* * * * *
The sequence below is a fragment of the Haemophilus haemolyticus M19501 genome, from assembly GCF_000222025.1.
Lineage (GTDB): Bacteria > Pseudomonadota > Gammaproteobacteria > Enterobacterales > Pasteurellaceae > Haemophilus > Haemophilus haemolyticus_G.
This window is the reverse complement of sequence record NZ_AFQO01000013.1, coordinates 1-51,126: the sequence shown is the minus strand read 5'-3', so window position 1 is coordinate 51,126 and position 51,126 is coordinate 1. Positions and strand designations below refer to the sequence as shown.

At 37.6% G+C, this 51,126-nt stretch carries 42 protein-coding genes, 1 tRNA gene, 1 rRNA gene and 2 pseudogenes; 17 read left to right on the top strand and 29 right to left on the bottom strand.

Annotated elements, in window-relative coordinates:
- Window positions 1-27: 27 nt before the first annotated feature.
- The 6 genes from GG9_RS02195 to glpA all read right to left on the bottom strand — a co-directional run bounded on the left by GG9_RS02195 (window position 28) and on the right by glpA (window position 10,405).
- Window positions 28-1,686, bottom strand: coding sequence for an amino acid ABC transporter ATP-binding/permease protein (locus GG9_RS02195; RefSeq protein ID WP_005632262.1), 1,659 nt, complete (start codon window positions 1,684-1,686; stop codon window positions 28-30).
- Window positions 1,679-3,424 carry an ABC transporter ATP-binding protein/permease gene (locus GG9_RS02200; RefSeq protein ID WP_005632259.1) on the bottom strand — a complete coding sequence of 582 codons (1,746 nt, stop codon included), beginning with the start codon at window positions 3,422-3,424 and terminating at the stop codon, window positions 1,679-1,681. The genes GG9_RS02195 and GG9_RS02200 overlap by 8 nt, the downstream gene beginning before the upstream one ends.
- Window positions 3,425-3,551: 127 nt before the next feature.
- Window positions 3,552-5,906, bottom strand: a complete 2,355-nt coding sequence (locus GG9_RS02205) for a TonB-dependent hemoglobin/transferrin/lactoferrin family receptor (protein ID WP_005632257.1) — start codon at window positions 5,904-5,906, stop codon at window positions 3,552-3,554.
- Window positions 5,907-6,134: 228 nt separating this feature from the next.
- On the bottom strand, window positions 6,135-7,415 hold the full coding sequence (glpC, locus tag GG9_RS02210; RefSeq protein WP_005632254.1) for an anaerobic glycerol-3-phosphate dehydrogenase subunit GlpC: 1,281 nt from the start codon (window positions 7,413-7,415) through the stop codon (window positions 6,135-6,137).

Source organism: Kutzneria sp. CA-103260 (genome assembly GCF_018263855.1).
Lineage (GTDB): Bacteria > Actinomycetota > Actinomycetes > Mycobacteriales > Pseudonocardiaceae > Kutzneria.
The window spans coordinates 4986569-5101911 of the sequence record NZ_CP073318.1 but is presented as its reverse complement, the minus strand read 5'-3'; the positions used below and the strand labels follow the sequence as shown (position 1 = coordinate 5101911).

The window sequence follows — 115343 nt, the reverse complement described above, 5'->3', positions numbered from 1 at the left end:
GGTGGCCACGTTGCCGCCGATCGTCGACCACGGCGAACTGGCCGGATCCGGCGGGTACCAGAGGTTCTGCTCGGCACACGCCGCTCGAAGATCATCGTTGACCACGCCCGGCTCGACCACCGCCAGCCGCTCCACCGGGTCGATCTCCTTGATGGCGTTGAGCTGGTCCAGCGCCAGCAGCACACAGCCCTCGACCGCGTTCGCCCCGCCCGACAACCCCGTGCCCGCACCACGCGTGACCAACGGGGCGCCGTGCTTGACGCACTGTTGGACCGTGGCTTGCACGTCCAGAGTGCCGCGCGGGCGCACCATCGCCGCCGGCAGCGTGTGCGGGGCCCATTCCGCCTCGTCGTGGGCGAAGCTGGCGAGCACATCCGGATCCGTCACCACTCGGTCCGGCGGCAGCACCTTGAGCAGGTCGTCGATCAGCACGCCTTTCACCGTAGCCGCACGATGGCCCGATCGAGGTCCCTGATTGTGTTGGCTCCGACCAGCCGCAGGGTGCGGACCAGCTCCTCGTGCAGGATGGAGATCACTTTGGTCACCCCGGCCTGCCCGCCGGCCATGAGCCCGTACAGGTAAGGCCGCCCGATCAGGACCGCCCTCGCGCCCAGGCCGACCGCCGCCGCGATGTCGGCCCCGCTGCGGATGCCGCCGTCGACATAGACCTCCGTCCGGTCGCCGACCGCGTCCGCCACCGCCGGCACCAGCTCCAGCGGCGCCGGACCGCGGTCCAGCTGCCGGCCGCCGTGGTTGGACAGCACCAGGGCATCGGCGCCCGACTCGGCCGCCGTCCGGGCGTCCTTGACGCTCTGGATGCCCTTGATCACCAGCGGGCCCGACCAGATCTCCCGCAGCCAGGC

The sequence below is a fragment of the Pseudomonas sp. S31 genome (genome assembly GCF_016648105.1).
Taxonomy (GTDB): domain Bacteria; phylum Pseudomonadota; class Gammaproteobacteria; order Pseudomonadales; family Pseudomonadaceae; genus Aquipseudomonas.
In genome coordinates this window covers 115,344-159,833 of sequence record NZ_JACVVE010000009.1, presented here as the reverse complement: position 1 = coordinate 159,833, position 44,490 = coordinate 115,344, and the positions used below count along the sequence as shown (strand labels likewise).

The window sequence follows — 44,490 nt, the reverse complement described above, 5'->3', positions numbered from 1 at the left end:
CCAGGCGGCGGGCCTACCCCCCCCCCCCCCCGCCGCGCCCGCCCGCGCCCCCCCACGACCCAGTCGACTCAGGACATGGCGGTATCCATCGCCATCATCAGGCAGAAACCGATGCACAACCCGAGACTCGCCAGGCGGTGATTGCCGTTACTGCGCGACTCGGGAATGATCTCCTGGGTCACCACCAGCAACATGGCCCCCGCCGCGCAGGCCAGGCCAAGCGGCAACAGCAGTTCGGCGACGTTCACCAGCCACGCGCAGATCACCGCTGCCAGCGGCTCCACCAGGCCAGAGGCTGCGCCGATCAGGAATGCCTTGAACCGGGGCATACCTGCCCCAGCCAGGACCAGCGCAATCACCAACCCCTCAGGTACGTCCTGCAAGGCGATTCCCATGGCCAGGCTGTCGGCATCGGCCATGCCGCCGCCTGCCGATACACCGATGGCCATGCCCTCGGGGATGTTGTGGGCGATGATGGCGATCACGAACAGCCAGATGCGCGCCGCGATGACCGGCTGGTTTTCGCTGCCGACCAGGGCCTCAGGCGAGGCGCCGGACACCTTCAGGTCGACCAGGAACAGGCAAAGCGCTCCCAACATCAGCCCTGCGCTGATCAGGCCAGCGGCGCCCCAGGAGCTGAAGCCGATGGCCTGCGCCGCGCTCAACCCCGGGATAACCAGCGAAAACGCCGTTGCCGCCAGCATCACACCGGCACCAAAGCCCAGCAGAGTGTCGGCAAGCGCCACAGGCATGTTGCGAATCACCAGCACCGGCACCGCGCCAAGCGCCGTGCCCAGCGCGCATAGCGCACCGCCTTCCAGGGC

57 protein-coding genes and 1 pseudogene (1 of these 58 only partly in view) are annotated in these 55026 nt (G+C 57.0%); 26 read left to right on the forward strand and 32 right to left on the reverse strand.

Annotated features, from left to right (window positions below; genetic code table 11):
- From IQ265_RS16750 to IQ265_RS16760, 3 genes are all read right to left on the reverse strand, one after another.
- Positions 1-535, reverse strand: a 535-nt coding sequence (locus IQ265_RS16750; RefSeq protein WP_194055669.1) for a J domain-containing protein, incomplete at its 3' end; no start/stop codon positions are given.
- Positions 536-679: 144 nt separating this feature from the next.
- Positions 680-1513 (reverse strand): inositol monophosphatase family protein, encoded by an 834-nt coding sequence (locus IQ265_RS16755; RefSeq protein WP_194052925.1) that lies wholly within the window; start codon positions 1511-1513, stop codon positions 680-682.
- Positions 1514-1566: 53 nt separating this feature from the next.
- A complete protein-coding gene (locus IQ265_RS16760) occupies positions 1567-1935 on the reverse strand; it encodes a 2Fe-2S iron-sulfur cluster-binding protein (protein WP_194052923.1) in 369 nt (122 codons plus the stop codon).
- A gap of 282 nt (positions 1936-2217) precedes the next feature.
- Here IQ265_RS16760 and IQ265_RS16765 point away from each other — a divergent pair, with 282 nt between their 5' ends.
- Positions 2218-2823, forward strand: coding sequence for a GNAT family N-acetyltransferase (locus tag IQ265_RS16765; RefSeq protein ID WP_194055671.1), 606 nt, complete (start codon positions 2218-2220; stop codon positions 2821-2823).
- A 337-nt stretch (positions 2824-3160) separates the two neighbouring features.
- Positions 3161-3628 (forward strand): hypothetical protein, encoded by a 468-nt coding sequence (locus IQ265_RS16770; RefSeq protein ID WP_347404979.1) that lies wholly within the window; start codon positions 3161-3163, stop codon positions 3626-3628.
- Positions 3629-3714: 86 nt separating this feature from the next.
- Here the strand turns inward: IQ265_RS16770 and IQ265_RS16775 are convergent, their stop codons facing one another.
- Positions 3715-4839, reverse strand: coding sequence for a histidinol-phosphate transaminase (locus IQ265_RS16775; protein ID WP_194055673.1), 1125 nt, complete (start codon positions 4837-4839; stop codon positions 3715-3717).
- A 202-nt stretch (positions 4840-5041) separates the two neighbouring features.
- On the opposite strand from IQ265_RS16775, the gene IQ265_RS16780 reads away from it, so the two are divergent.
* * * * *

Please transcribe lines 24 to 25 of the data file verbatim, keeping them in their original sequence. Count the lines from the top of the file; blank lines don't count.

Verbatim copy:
57 protein-coding genes and 1 pseudogene (1 of these 58 only partly in view) are annotated in these 55026 nt (G+C 57.0%); 26 read left to right on the forward strand and 32 right to left on the reverse strand.

Annotated features, from left to right (window positions below; genetic code table 11):